- 1 red chili & 1 green chili (removed seeds and cut into small pieces)
- 2 stalks lemongrass, finely chopped
- 3 tbsp. fish sauce
- approx 6cm piece of ginger, grated
- 1 tsp shrimp paste
- 1 tsp cloves
- 1 tsp. ground cardamom
- 1/2 tsp paprika
- 1 tbsp graham masala
- 2 tbsp tamarind paste
- 1 tbsp brown sugar
To put into the curry:
- 1 medium chicken, chopped into pieces
- 4 carrots, cut into pieces
- 1 purple onion
- 2 tomatoes, cut into big pieces
- 6-8 mini yellow aubergines, cut into halves
- 2 cinnamon sticks, break into halves
- 1 bunch of fresh parsley, cut with scissors only use the leaves
- Cut the whole chicken into pieces.
- Preheat the oven at 200°C.
- Make the curry sauce by blending all curry sauce ingredients in a food processor.
- Put the chicken, purple onion, carrots, aubergines and the cinnamon sticks into a baking tray and then pour the curry sauce over, stir until they are mixed with the sauce.
- Place the baking tray into the oven and bake at for 1 hour or so until chicken and vegetables are cooked.
- Remove the baking tray from the oven.
- Serve the curry on your favorite dish and generously sprinkle the parley on top.
- Serve with Indian Roti Parathra, basmati or long grain rice
I have joined Foodie Blogroll last week and subsequently in the forum there. I have to say it’s really a great platform to meet other foodies out there who have the same interests as you. There you can feel free to ask any questions. While I was browsing in the forum, I discovered that there is a monthly foodie event: Royal Food Joust. Each month there will be a winner and he/ she will choose 3 ingredients which the following month’s contestants must include in their recipe.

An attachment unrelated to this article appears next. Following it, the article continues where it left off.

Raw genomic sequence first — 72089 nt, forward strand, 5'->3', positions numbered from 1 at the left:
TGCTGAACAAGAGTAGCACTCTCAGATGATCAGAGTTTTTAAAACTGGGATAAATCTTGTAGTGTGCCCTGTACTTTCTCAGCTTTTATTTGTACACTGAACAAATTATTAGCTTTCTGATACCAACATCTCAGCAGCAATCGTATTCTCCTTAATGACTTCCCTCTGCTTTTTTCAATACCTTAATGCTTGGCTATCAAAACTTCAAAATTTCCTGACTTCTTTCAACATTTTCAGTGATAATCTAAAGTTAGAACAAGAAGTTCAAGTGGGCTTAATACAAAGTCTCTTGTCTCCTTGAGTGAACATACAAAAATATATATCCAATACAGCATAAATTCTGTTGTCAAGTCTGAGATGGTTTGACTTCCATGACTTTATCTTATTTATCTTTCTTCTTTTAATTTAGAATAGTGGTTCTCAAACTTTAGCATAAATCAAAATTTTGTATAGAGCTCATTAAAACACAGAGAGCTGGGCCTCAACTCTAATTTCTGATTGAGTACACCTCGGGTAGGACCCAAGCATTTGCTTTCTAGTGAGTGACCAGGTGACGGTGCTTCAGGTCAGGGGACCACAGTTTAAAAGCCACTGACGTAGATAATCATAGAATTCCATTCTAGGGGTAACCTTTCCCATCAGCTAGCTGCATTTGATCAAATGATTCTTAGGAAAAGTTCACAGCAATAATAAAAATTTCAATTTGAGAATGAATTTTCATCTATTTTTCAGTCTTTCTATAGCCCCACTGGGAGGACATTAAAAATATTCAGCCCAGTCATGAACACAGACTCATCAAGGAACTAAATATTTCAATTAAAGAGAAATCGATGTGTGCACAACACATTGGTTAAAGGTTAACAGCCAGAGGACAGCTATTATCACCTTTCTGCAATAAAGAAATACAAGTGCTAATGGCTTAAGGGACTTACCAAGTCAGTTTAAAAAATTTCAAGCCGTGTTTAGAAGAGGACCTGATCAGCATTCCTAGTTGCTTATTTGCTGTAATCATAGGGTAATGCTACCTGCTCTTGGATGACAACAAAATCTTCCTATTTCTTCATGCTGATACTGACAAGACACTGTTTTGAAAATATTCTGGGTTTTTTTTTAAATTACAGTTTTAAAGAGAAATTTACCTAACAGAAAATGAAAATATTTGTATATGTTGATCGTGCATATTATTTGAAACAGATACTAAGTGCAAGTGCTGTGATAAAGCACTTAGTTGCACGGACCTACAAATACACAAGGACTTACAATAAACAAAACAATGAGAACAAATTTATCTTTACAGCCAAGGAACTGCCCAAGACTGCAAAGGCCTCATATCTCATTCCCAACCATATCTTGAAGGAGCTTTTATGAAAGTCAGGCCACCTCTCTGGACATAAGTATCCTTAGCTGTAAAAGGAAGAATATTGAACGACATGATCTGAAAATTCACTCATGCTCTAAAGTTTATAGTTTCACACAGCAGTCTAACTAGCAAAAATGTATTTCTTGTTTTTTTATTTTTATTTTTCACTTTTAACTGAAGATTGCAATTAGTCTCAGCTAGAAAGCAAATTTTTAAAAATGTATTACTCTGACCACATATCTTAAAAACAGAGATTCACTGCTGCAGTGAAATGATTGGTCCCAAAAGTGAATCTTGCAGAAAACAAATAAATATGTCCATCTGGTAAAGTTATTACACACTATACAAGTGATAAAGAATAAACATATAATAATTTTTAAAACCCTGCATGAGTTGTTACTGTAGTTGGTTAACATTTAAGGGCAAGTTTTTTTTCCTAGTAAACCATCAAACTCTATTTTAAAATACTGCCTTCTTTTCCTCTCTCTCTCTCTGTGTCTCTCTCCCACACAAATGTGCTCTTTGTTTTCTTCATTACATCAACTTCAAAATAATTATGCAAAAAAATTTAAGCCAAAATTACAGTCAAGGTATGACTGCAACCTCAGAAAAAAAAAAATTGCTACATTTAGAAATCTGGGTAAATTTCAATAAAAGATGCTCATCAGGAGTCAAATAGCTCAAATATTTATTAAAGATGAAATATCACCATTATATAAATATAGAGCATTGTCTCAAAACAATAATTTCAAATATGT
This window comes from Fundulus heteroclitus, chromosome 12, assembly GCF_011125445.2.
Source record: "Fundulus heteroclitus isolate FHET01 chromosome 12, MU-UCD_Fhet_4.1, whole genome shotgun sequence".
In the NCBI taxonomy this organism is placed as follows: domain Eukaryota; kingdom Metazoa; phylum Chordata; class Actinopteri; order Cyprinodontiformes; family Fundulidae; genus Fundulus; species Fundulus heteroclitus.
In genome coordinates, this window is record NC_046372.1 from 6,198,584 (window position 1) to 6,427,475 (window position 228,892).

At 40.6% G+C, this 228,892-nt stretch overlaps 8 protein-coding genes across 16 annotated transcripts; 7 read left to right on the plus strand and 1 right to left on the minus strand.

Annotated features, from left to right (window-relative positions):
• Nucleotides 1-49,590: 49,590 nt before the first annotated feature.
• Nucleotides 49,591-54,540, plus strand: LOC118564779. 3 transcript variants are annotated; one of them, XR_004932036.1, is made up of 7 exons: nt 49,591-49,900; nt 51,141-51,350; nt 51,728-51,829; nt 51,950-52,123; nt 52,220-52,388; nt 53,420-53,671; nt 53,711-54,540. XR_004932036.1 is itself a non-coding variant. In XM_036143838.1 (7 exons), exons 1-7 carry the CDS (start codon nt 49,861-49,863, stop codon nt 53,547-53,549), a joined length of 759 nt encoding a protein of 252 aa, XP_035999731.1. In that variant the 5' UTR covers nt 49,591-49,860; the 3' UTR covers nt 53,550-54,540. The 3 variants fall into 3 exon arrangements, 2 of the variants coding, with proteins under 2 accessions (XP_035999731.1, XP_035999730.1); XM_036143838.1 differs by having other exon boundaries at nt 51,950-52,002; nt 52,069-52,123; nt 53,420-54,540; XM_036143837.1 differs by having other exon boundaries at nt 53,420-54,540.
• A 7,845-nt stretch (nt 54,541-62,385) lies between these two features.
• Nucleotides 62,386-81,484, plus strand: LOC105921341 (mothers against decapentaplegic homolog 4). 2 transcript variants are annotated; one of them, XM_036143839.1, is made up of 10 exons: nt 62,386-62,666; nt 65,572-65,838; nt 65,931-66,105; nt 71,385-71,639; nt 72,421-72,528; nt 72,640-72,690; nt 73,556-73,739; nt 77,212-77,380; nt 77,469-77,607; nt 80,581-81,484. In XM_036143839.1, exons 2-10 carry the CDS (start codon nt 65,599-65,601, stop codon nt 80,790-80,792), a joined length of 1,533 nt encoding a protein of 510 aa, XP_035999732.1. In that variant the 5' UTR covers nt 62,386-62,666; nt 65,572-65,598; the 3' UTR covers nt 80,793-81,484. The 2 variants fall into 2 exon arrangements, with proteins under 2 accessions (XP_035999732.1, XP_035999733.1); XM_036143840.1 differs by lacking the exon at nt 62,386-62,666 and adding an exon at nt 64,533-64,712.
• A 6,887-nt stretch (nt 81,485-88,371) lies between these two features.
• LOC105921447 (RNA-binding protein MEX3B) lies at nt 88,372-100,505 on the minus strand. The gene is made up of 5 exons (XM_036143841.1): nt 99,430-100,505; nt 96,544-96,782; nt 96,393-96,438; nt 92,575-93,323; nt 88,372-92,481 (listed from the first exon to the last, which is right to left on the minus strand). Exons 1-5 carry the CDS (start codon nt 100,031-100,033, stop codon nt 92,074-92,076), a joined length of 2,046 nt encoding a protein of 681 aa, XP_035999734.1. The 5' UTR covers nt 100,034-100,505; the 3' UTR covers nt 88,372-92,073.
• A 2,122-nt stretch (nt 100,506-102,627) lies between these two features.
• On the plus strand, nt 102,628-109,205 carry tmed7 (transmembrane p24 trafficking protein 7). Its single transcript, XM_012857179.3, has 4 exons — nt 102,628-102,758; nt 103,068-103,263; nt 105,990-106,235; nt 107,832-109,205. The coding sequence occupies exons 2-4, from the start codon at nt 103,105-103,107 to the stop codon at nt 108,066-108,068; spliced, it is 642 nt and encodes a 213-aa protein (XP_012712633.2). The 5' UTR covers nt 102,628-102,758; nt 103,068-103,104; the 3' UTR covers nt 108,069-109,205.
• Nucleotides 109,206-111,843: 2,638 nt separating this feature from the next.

Peter is the winner for July and he has picked Cilantro (Coriander), Seafood and Sesame (seeds and/ or oil) for August.
I felt this is a great idea and so I decided to give a try and have some fun. It feels different when someone choose the ingredients for you than you decide it yourself.
So last Friday I had my creative Friday, my rationale was to create a summer dish that is refreshing and light. I have never cooked couscous but it came into my mind all of a sudden that this is a great combination with the tuna and salad.
So here is my submission: Pan-seared Tuna with Tomato couscous and Rocket salad
- 600g fresh tuna (best to get the ones suitable for sushi or tell the fish monger that you want to pan-seared & ask him to find you a suitable piece, they are usually friendly & helpful)
Sauce for Tuna:
- Handful of (Cilantro) Coriander finely chopped, only use the leaves and thin stalks
- 2 tbsp fresh lime juice
- 2 tbsp honey
- 3 tsp soy sauce
- 1 tbsp aceto balsamico
- 2 tbsp extra virgin olive oil
- 1 tbsp sesame oil
- few drops of Tabasco sauce
- 4 tbsp sesame seeds
Tomato & Coriander Couscous
- 1 big red onion or 2 small ones, finely chopped